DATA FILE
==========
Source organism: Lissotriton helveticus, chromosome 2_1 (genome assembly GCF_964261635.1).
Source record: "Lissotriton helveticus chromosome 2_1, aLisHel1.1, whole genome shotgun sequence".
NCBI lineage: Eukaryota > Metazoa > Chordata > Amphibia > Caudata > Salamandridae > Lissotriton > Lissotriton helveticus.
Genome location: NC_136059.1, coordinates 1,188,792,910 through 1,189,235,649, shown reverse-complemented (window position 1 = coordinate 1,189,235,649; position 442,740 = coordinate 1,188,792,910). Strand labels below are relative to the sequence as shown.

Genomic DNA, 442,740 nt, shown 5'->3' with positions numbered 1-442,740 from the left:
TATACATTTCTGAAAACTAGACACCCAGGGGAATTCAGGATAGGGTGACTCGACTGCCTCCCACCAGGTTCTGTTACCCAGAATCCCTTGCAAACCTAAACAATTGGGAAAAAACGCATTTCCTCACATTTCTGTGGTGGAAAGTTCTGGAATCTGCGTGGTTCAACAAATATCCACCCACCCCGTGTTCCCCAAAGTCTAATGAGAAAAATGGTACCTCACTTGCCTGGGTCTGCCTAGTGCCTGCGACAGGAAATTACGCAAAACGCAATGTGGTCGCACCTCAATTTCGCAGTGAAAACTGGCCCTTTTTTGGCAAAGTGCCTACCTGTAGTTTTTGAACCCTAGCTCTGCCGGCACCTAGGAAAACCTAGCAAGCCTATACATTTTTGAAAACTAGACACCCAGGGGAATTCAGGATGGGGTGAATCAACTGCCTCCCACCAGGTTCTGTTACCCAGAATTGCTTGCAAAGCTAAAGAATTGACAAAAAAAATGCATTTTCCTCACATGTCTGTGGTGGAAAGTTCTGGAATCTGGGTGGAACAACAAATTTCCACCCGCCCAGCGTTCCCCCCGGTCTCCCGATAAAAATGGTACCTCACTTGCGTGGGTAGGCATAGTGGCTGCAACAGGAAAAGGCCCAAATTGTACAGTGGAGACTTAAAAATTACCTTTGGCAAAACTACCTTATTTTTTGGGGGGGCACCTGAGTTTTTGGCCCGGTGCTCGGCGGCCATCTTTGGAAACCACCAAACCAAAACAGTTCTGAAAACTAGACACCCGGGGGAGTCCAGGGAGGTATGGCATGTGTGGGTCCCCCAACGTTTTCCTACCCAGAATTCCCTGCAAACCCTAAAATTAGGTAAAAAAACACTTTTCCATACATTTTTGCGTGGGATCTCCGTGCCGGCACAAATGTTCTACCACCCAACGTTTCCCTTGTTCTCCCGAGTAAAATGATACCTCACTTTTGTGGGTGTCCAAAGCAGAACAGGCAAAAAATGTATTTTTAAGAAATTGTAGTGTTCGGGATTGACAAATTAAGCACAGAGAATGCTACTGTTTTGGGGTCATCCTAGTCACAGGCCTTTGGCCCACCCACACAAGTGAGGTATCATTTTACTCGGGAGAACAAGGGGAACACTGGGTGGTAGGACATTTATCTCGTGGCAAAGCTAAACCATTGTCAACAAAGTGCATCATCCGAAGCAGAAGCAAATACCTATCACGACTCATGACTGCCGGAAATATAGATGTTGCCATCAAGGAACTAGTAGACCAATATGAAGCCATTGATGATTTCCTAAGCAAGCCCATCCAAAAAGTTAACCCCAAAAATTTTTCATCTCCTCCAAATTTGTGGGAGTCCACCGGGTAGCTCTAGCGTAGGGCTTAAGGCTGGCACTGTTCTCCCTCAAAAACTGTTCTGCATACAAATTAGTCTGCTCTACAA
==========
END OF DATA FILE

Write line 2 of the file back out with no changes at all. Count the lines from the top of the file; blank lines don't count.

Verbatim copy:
Source record: "Lissotriton helveticus chromosome 2_1, aLisHel1.1, whole genome shotgun sequence".